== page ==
Katniss Everdeen voluntarily takes her younger sister's place in the Hunger Games: a televised competition in which two teenagers from each of the twelve Districts of Panem are chosen at random to fight to the death.
Ballerina Dominika Egorova is recruited to 'Sparrow School,' a Russian intelligence service where she is forced to use her body as a weapon. Her first mission, targeting a C.I.A. agent, threatens to unravel the security of both nations.
Katniss Everdeen is in District 13 after she shatters the games forever. Under the leadership of President Coin and the advice of her trusted friends, Katniss spreads her wings as she fights to save Peeta and a nation moved by her courage.
In a future where people stop aging at 25, but are engineered to live only one more year, having the means to buy your way out of the situation is a shot at immortal youth. Here, Will Salas finds himself accused of murder and on the run with a hostage - a connection that becomes an important part of the way against the system.
The spaceship, Starship Avalon, in its 120-year voyage to a distant colony planet known as the "Homestead Colony" and transporting 5,258 people has a malfunction in one of its sleep chambers. As a result one hibernation pod opens prematurely and the one person that awakes, Jim Preston (Chris Pratt) is stranded on the spaceship, still 90 years from his destination.Written by
If Homestead Company made eight quadrillion dollars from its first planet, that is a poor rate of return.
Considering the distances involved, it would take centuries to even begin to realize any significant return, while investing capital on earth over a long period can easily give big returns.
If the company had invested 66 billion dollars at 5% over 240 years (the expected minimum journey time to Homestead II and back - ignoring time dilation, which would greatly increase the period), they would have made the same amount of money.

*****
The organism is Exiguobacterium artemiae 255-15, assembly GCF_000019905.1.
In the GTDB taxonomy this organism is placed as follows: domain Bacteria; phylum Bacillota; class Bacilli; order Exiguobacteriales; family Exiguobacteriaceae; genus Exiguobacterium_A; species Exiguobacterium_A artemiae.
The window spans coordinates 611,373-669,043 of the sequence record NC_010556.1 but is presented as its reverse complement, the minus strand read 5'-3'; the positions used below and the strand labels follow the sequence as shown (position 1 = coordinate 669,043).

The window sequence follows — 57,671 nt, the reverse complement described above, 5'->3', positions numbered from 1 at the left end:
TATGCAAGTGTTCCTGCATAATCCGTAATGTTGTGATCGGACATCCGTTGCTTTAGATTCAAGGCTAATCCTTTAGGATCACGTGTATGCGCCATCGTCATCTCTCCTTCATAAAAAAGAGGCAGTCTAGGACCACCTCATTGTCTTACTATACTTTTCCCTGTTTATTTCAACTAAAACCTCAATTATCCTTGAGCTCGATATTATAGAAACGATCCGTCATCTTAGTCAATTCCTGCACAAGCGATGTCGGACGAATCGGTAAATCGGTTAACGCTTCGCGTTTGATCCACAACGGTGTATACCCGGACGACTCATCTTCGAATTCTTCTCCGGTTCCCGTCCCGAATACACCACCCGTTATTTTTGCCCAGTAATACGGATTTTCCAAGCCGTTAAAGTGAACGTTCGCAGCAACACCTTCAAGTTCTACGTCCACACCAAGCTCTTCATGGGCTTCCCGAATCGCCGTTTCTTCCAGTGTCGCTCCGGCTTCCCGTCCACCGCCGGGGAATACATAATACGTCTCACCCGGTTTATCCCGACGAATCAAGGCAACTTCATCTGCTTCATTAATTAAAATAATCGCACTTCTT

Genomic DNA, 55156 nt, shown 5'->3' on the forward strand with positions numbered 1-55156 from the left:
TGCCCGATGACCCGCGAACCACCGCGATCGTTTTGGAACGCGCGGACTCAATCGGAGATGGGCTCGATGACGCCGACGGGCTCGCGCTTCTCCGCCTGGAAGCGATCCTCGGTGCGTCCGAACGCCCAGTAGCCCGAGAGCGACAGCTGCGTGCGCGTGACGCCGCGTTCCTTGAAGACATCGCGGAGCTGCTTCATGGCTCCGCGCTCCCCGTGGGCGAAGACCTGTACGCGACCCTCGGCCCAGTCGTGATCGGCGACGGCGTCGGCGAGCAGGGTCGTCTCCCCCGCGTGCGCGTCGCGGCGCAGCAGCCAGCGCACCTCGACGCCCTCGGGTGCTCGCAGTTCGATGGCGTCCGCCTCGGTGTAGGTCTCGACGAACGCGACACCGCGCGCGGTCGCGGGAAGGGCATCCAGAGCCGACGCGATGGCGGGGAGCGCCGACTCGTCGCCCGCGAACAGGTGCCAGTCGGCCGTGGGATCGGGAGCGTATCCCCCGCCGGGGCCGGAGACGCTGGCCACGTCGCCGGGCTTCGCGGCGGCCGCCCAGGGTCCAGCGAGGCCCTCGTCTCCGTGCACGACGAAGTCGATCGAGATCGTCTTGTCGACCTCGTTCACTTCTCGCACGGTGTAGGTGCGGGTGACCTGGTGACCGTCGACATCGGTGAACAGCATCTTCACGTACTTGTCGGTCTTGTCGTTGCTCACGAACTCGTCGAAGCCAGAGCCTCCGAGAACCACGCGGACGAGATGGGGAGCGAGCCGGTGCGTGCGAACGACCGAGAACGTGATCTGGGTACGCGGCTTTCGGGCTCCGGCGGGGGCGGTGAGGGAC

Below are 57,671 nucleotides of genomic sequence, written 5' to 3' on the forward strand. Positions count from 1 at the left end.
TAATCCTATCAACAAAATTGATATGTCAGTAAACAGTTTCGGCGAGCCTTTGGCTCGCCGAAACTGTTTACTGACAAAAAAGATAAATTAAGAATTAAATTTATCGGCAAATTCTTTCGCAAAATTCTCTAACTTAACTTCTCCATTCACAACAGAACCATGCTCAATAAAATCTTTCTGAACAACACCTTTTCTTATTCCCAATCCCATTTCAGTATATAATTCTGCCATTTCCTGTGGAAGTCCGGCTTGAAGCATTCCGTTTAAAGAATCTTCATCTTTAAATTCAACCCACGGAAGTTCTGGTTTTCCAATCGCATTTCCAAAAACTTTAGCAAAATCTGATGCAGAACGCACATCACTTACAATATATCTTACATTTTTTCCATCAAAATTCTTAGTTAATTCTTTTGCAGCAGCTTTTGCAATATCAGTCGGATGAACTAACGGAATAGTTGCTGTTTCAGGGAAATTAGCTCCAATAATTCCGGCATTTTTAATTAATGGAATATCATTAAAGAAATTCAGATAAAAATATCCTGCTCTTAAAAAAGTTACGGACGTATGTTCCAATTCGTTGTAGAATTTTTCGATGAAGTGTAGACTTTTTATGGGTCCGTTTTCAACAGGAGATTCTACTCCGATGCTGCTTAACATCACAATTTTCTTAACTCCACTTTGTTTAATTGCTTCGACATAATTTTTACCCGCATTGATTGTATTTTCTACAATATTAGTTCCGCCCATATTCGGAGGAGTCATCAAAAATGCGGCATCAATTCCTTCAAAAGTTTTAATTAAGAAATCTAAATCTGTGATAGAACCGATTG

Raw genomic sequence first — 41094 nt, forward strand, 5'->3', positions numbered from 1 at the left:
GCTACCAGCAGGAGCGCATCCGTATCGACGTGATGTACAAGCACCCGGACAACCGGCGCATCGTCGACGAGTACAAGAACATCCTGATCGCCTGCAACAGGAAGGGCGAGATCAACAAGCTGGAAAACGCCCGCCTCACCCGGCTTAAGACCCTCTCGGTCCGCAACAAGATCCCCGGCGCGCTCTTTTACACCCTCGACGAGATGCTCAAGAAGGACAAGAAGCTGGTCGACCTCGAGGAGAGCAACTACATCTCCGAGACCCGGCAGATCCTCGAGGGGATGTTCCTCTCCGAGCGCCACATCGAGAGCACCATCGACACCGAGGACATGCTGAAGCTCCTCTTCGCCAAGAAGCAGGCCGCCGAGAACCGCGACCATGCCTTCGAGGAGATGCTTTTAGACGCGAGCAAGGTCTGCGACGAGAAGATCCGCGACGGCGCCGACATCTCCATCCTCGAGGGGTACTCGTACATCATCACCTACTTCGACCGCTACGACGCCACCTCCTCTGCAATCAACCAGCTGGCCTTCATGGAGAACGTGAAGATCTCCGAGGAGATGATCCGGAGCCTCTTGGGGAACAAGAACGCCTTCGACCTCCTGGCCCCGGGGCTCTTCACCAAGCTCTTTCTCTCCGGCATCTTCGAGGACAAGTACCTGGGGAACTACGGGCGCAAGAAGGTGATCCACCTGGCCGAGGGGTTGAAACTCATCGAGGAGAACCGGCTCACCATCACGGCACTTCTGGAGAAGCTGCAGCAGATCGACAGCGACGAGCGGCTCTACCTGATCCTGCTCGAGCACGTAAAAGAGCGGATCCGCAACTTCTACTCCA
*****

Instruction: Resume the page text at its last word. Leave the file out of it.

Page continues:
The question is: did the _Avalon_ cost more or less than 66 billion dollars? It seems reasonable to assume that it cost far more. NB. it makes almost no difference if the spaceship is reusable; the replacement cost is tiny compared with the expected profit.
Movie doesn't really implies in which time it's set in so speculating economics of that world can't be called as goof. See more »
I'm just going to list my takeaways from the movie in list format. Maybe it will be helpful to someone, maybe not.
Pros - The production is immaculate. The cinematography, set design, CGI, all of it is top notch, as expected from a movie starring two of the most popular current actors. - Although I'm not crazy about Jennifer Lawrence, and I only really like Chris Pratt as Starlord, I will go ahead and list them as a pro, since they did a good job with these characters. Michael Sheen is also welcome in any movie.
Cons - The science of the movie is a bit slinky at times, obviously to serve narrative motives. Other reviewers have detailed these inaccuracies, so I won't get into it, here. - The movie mostly leans toward a romantic drama vibe, and I personally think there should have been more of a sense of dread and danger throughout the movie, not just near the end. - Given the high profile status of the leads, the sex scenes are predictably tame and brief. Along with the lack of danger, the lack of eroticism is another way in which the movie plays it too safe. - The catharsis at the end that stems from the main moral dilemma (which I won't spoil) does not occur satisfactorily in my opinion. It didn't move me at all, and made it feel like it was never that important to begin with.
In summary, this is an entertaining, but light sci-fi romance. It feels like a 70's sci-thriller that has been thoroughly processed for a general audience. It makes a good rental, but I couldn't help but lament that it wasn't the riskier, edgier film that it wanted to be.
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